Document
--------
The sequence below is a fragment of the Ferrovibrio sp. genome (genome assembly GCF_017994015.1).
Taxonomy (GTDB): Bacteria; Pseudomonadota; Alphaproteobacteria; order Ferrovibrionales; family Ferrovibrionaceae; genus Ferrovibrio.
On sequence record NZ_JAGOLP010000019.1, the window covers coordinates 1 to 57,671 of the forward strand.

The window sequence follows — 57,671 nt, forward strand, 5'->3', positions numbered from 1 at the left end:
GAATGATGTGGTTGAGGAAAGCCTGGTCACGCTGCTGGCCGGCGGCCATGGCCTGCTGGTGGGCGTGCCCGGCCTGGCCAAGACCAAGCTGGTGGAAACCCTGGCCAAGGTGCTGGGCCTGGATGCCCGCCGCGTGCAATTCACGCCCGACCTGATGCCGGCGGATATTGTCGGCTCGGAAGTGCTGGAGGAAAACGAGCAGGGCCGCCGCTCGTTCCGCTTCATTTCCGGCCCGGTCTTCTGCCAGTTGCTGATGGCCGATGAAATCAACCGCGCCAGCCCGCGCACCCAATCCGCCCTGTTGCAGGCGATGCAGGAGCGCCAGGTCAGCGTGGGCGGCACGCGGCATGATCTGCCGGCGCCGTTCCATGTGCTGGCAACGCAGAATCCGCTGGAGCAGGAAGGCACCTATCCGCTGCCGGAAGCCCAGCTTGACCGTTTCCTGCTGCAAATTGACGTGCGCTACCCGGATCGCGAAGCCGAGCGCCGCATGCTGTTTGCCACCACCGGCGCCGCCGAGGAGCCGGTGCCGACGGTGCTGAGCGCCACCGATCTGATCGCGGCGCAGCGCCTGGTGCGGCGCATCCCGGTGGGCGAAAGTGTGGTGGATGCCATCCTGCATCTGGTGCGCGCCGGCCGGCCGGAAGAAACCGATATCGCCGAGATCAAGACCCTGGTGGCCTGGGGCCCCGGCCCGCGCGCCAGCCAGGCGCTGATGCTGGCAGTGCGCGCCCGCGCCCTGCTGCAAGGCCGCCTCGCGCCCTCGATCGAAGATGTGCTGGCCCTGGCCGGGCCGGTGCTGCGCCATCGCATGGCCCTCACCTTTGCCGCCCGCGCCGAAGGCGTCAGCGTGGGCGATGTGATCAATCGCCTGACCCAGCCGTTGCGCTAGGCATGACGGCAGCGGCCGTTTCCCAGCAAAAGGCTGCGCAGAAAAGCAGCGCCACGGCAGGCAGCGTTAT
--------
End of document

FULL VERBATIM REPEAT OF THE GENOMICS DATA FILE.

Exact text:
The sequence below is a fragment of the Ferrovibrio sp. genome (genome assembly GCF_017994015.1).
Taxonomy (GTDB): Bacteria; Pseudomonadota; Alphaproteobacteria; order Ferrovibrionales; family Ferrovibrionaceae; genus Ferrovibrio.
On sequence record NZ_JAGOLP010000019.1, the window covers coordinates 1 to 57,671 of the forward strand.

The window sequence follows — 57,671 nt, forward strand, 5'->3', positions numbered from 1 at the left end:
GAATGATGTGGTTGAGGAAAGCCTGGTCACGCTGCTGGCCGGCGGCCATGGCCTGCTGGTGGGCGTGCCCGGCCTGGCCAAGACCAAGCTGGTGGAAACCCTGGCCAAGGTGCTGGGCCTGGATGCCCGCCGCGTGCAATTCACGCCCGACCTGATGCCGGCGGATATTGTCGGCTCGGAAGTGCTGGAGGAAAACGAGCAGGGCCGCCGCTCGTTCCGCTTCATTTCCGGCCCGGTCTTCTGCCAGTTGCTGATGGCCGATGAAATCAACCGCGCCAGCCCGCGCACCCAATCCGCCCTGTTGCAGGCGATGCAGGAGCGCCAGGTCAGCGTGGGCGGCACGCGGCATGATCTGCCGGCGCCGTTCCATGTGCTGGCAACGCAGAATCCGCTGGAGCAGGAAGGCACCTATCCGCTGCCGGAAGCCCAGCTTGACCGTTTCCTGCTGCAAATTGACGTGCGCTACCCGGATCGCGAAGCCGAGCGCCGCATGCTGTTTGCCACCACCGGCGCCGCCGAGGAGCCGGTGCCGACGGTGCTGAGCGCCACCGATCTGATCGCGGCGCAGCGCCTGGTGCGGCGCATCCCGGTGGGCGAAAGTGTGGTGGATGCCATCCTGCATCTGGTGCGCGCCGGCCGGCCGGAAGAAACCGATATCGCCGAGATCAAGACCCTGGTGGCCTGGGGCCCCGGCCCGCGCGCCAGCCAGGCGCTGATGCTGGCAGTGCGCGCCCGCGCCCTGCTGCAAGGCCGCCTCGCGCCCTCGATCGAAGATGTGCTGGCCCTGGCCGGGCCGGTGCTGCGCCATCGCATGGCCCTCACCTTTGCCGCCCGCGCCGAAGGCGTCAGCGTGGGCGATGTGATCAATCGCCTGACCCAGCCGTTGCGCTAGGCATGACGGCAGCGGCCGTTTCCCAGCAAAAGGCTGCGCAGAAAAGCAGCGCCACGGCAGGCAGCGTTAT